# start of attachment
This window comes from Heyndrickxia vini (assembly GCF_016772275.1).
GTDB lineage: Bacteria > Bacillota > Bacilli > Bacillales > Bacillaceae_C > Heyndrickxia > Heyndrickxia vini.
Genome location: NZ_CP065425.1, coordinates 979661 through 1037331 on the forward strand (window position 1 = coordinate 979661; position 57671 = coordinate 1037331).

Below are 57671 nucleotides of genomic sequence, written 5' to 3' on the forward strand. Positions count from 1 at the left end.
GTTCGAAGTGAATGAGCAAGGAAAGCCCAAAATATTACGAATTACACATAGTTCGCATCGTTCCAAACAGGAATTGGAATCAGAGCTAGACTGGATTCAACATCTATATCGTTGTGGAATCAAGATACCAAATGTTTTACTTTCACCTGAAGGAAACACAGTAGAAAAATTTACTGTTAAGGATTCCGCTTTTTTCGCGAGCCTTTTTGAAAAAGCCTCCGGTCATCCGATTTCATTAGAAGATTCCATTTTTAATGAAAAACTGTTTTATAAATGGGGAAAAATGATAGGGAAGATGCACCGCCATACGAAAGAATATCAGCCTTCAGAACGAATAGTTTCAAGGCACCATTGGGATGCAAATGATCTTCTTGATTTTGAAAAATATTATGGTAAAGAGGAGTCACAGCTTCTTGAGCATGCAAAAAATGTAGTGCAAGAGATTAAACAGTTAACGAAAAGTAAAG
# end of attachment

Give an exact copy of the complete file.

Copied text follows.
This window comes from Heyndrickxia vini (assembly GCF_016772275.1).
GTDB lineage: Bacteria > Bacillota > Bacilli > Bacillales > Bacillaceae_C > Heyndrickxia > Heyndrickxia vini.
Genome location: NZ_CP065425.1, coordinates 979661 through 1037331 on the forward strand (window position 1 = coordinate 979661; position 57671 = coordinate 1037331).

Below are 57671 nucleotides of genomic sequence, written 5' to 3' on the forward strand. Positions count from 1 at the left end.
GTTCGAAGTGAATGAGCAAGGAAAGCCCAAAATATTACGAATTACACATAGTTCGCATCGTTCCAAACAGGAATTGGAATCAGAGCTAGACTGGATTCAACATCTATATCGTTGTGGAATCAAGATACCAAATGTTTTACTTTCACCTGAAGGAAACACAGTAGAAAAATTTACTGTTAAGGATTCCGCTTTTTTCGCGAGCCTTTTTGAAAAAGCCTCCGGTCATCCGATTTCATTAGAAGATTCCATTTTTAATGAAAAACTGTTTTATAAATGGGGAAAAATGATAGGGAAGATGCACCGCCATACGAAAGAATATCAGCCTTCAGAACGAATAGTTTCAAGGCACCATTGGGATGCAAATGATCTTCTTGATTTTGAAAAATATTATGGTAAAGAGGAGTCACAGCTTCTTGAGCATGCAAAAAATGTAGTGCAAGAGATTAAACAGTTAACGAAAAGTAAAG